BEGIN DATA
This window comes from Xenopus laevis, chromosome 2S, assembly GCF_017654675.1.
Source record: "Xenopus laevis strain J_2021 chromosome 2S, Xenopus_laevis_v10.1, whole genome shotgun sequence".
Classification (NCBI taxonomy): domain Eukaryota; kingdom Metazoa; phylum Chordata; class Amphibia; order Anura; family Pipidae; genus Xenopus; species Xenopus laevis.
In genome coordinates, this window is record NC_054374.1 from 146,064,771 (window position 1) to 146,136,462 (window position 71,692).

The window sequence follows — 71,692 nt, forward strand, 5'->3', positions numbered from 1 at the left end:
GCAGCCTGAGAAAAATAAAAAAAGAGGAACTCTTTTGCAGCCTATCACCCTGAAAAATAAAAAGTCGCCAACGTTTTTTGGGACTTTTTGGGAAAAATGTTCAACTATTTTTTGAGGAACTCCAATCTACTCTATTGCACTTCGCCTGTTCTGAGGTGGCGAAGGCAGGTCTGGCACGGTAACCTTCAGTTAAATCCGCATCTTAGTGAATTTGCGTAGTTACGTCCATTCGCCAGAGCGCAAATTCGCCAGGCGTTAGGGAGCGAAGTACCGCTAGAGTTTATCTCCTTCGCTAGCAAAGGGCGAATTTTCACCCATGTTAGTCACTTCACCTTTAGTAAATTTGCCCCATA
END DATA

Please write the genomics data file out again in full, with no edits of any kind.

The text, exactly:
This window comes from Xenopus laevis, chromosome 2S, assembly GCF_017654675.1.
Source record: "Xenopus laevis strain J_2021 chromosome 2S, Xenopus_laevis_v10.1, whole genome shotgun sequence".
Classification (NCBI taxonomy): domain Eukaryota; kingdom Metazoa; phylum Chordata; class Amphibia; order Anura; family Pipidae; genus Xenopus; species Xenopus laevis.
In genome coordinates, this window is record NC_054374.1 from 146,064,771 (window position 1) to 146,136,462 (window position 71,692).

The window sequence follows — 71,692 nt, forward strand, 5'->3', positions numbered from 1 at the left end:
GCAGCCTGAGAAAAATAAAAAAAGAGGAACTCTTTTGCAGCCTATCACCCTGAAAAATAAAAAGTCGCCAACGTTTTTTGGGACTTTTTGGGAAAAATGTTCAACTATTTTTTGAGGAACTCCAATCTACTCTATTGCACTTCGCCTGTTCTGAGGTGGCGAAGGCAGGTCTGGCACGGTAACCTTCAGTTAAATCCGCATCTTAGTGAATTTGCGTAGTTACGTCCATTCGCCAGAGCGCAAATTCGCCAGGCGTTAGGGAGCGAAGTACCGCTAGAGTTTATCTCCTTCGCTAGCAAAGGGCGAATTTTCACCCATGTTAGTCACTTCACCTTTAGTAAATTTGCCCCATA